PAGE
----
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Conchita and firenados made for an unusual weather week

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Firenado

Country Living with Francis Farragher

We do love to moan about the weather and we always convince ourselves that we have a good case. It’s either too wet, too cold, too frosty, too windy or too foggy but my old friend, the late Frank Gaffney (an absolute treasure of weather information and data) used often remind me that really here in Ireland we ‘didn’t even know’ what extremes of weather were. And how right he was.

Over the course of May, which in general terms has been a pretty cool, dull and wettish month, we were inclined to feel a bit sorry for ourselves but really we had only very minor troubles as compared to the calamitous rainfall that descended on the Balkans or Yugoslavia as we used to call it in the days of communism.

During the course of three days in mid-May, they received as much rainfall in this region as they would normally get in three months, as an area of low pressure got locked over the Balkans, essentially being ring-fenced in by blocking areas of high pressure.

Here in Ireland we all love to hear of what are known as ‘blocking highs’, essentially huge blobs of stable dry air than can lodge over an area for days and sometimes weeks at a time. If we get one of those centred over us during July and August, it delivers the treat of a summer heatwave, but at times they can result in an area of low pressure ‘staying put’ over a land mass.

In our case, the usual example of this would be an area of high pressure with its fringe lying along the western coast of the UK and preventing the natural movement of low pressure systems from west to east. If the low pressure cannot go anywhere, then it drops its load in the one place. In the case of the Balkans weather disaster, the low was also being constantly refuelled with rain filled swirls from the Mediterranean, so it really was a case of  all the elements being in place for the perfect storm.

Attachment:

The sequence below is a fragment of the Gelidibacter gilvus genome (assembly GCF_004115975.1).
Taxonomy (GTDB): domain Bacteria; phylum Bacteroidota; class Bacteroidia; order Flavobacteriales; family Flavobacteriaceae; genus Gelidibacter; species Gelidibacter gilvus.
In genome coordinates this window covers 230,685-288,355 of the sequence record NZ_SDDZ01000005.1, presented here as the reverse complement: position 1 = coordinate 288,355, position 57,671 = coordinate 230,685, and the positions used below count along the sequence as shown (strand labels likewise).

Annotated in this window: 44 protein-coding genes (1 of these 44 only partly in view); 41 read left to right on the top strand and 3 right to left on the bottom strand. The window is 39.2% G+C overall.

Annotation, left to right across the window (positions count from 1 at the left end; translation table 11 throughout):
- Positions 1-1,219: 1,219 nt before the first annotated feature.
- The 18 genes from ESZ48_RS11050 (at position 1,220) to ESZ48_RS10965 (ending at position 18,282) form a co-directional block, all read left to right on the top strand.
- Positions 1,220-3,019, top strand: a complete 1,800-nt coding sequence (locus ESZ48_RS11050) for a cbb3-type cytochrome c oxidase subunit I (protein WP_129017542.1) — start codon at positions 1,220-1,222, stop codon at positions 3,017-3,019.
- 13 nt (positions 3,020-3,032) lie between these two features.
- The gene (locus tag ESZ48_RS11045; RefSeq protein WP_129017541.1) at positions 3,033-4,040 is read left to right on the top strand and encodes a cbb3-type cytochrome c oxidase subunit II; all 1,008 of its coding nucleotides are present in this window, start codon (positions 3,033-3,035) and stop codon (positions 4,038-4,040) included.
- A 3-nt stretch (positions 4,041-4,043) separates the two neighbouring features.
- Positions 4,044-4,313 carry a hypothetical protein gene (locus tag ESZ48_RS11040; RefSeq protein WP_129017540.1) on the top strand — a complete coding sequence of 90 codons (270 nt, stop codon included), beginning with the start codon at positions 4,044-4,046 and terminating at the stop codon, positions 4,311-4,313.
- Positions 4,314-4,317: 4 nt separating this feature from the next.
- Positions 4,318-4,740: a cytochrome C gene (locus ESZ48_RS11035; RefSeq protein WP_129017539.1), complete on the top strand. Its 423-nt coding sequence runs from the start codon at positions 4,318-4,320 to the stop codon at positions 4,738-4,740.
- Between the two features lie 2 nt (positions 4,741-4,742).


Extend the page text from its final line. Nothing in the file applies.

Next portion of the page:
Sometimes though out of incredible adversity good can come, and apparently there were various examples of support and camaraderie between Balkan states that 20 years previously had been trying to wipe each other out in a savage war. However, as the Tayto ad goes, ‘there’s always one’ and according to the Guardian newspaper last week, the Serbian Orthodox Church decided not to miss the opportunity of the flood disaster to launch an unholy attack on the lesbian and gay communities.

For more, read this week’s Connacht Tribune.

Connacht Tribune

When it’s all said and done there was no show like the Joe show!

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Joe Canning with the Liam McCarthy Cup and his nephew Jack Canning holding the Irish Press Cup after Galway completed the senior and minor All-Ireland double at Croke Park in September of 2017. Photo: Joe O'Shaughnessy.

Inside Track with John McIntyre

WITH Galway supporters still coming to terms with Joe Canning’s retirement from inter-county hurling last week, we wonder will it lead to an explosion of interest in Portumna’s county championship campaigns over the coming years?

That scenario would be partially the legacy of Covid-19, bearing in mind that for the past 18 months the Galway hurlers have been playing, for the most part, behind closed doors. Sure, there might have been a couple of thousand fans witnessing the team’s recent championship exit to Waterford in Thurles, but basically Canning and the Tribesmen have been operating in front of empty stands.

It meant supporters were denied the opportunity of watching a sporting legend in the flesh as his inter-county career reached a conclusion– a player who was already established as a hurling immortal through his extraordinary deeds since bursting on the scene at elite level in 2008.

Canning is arguably the highest profile player in the game over the past 20 years. Henry Shefflin won a lot more with Kilkenny, notably a staggering 10 All-Ireland senior medals, but there was probably greater fascination in his sharpshooting counterpart from Galway who will be 33 in October.

Long before he almost beat Cork single-handedly in an All-Ireland qualifier in Thurles in 2008, we knew something special had emerged from the townland of Gortanumera. He had already won two All-Ireland minor medals and that Autumn would collect his third senior championship with Portumna.

Read the full column in this week’s Connacht Tribune, on sale in shops now – or you can download the digital edition from www.connachttribune.ie